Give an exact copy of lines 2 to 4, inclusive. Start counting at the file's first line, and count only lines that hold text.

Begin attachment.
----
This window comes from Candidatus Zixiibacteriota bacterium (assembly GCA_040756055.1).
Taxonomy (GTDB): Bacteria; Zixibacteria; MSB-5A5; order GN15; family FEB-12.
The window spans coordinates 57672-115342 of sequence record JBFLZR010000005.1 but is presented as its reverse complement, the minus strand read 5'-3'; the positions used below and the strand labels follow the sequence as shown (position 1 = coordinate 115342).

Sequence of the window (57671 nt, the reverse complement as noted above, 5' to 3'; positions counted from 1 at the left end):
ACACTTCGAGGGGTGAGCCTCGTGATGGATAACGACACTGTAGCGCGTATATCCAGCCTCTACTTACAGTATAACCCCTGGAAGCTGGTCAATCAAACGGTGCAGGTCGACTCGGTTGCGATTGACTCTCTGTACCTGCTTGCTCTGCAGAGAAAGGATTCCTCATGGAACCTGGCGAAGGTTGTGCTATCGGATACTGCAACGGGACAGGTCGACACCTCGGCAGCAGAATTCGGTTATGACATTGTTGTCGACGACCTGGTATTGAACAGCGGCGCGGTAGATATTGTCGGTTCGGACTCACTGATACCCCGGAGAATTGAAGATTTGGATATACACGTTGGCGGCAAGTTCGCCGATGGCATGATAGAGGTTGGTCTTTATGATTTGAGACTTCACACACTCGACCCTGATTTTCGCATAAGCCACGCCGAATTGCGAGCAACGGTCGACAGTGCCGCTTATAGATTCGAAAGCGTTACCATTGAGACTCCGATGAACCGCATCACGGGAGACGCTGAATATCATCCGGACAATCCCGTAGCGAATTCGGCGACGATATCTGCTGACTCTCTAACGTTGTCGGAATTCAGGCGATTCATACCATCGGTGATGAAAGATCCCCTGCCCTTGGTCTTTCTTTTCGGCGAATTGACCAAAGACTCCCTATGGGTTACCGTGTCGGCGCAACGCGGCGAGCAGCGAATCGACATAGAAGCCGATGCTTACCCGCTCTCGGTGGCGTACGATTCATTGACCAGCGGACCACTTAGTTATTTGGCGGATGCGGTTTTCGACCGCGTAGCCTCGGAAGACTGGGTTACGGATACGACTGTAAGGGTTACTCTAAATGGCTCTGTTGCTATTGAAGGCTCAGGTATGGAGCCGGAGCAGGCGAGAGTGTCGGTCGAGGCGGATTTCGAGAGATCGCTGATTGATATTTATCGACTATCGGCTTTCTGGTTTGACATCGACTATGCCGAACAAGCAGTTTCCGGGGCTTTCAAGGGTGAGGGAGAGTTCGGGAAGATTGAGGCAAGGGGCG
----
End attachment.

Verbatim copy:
Taxonomy (GTDB): Bacteria; Zixibacteria; MSB-5A5; order GN15; family FEB-12.
The window spans coordinates 57672-115342 of sequence record JBFLZR010000005.1 but is presented as its reverse complement, the minus strand read 5'-3'; the positions used below and the strand labels follow the sequence as shown (position 1 = coordinate 115342).

Sequence of the window (57671 nt, the reverse complement as noted above, 5' to 3'; positions counted from 1 at the left end):